He and Emily’s father had been good friends—very best friends, in fact—so when his coughing started, Mr. Radford got mad for them both. “Don’t you see that company quack,” he said, “Don’t you trust him,” leaning across the table for his lighter. “You go up there at Louisville, John, you find a way to pay for it hell or highwater,” raising the cigarette to his lips. “Because here’s the thing: Those company doctors tell you you’re the patient and they give you that little sheet that says ‘Patient Bill of Rights,’ but you and I both know,” setting the tobacco to flame, “paper or not, they work for the man that pays um.”
Back in Emily’s home, suitcase on the bed, “We’re sensitive to the fact that, right now, legal action may feel premature,” the attorney had said, shifting his legs uncomfortably on the couch. “It’s difficult to face such an important decision immediately after the death of your father. But to ensure the highest possible settlement, it’s essential we develop a strategy before they do.”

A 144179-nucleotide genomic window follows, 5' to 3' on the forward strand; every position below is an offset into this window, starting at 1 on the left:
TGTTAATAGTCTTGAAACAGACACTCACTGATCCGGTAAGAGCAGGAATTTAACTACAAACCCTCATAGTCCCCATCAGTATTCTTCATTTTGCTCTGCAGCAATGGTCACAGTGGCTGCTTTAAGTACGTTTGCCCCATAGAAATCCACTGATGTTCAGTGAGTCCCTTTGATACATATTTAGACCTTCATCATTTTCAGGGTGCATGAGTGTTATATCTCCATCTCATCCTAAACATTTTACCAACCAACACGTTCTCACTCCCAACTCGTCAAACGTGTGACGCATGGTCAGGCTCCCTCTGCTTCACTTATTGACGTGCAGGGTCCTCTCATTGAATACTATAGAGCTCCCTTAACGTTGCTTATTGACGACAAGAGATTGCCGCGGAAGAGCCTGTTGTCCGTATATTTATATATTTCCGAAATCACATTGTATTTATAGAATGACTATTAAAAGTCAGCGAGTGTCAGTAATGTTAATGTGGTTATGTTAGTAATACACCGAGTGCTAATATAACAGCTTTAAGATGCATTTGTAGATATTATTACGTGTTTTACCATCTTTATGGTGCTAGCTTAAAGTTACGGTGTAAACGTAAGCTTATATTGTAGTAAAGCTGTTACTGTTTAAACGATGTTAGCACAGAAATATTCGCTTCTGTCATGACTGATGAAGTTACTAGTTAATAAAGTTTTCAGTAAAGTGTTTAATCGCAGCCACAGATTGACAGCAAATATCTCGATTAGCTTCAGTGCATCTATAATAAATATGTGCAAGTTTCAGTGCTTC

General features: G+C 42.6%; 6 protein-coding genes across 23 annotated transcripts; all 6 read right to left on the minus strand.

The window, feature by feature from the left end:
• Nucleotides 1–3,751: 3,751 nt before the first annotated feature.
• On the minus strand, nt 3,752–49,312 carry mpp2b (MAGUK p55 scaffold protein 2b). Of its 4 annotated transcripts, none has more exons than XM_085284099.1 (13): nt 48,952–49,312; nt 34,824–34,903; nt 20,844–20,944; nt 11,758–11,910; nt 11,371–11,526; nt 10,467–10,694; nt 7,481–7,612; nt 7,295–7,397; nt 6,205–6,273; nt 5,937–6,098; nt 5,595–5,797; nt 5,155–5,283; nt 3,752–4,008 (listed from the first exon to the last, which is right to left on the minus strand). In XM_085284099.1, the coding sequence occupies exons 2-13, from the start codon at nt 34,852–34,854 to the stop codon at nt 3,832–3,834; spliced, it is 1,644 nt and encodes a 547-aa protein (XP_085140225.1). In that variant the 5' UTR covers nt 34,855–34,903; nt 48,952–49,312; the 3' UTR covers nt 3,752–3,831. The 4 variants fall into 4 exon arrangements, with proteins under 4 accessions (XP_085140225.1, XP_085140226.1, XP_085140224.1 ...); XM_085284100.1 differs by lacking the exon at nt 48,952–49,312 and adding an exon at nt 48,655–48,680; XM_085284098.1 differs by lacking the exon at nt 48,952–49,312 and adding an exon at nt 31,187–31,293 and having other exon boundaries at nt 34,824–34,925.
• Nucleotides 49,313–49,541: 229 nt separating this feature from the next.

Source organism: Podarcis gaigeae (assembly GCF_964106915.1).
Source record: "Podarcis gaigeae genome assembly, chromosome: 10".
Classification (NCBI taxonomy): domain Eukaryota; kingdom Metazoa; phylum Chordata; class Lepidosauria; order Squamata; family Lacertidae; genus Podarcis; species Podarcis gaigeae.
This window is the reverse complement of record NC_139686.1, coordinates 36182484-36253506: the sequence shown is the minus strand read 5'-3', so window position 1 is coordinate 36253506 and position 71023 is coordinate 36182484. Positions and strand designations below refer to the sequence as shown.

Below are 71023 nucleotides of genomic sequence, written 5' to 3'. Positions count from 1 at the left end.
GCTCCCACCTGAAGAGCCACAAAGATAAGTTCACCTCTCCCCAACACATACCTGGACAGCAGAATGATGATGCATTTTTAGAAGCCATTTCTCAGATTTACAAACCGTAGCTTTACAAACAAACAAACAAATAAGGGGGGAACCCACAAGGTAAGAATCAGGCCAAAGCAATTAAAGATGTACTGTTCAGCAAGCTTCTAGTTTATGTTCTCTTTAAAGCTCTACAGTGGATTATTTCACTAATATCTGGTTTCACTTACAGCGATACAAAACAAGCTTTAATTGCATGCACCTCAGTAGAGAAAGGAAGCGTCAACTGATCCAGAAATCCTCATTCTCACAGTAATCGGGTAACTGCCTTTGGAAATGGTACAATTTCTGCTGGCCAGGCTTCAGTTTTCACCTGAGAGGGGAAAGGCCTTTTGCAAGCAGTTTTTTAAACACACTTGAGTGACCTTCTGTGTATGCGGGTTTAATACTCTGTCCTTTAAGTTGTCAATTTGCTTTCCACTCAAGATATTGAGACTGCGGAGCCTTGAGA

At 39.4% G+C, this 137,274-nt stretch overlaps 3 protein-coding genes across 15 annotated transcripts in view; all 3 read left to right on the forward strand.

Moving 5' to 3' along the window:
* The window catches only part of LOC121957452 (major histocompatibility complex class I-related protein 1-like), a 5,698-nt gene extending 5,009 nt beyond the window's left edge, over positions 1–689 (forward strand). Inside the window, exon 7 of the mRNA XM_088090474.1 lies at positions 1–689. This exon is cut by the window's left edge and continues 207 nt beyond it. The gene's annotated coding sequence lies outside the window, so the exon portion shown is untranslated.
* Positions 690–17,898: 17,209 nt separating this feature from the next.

No, that first set of lawyers didn’t have what it takes, bad timing and ill form making it hard not just for Emily, but for all the claimants to trust them. “That your father would want to see something good for you come out of this,” their neighbor Mrs. Samson said, “a little money to see you through college,” Mr. Samson’s coughs growing louder, “why, yes child, of course. But Emily sweetheart, it’s too soon for you to be thinking about all this mess and I just don’t like the way they done you, barging in like that,” glancing at her husband in his armchair and shaking her head. “No, I don’t like the way any of them have done any of us at all.” So when the same two lawyers came to her place, asking Mr. Samson to sign their paper, she stepped on the porch and politely said, “No thank you,” while Mrs. Radford stood behind her with the gun.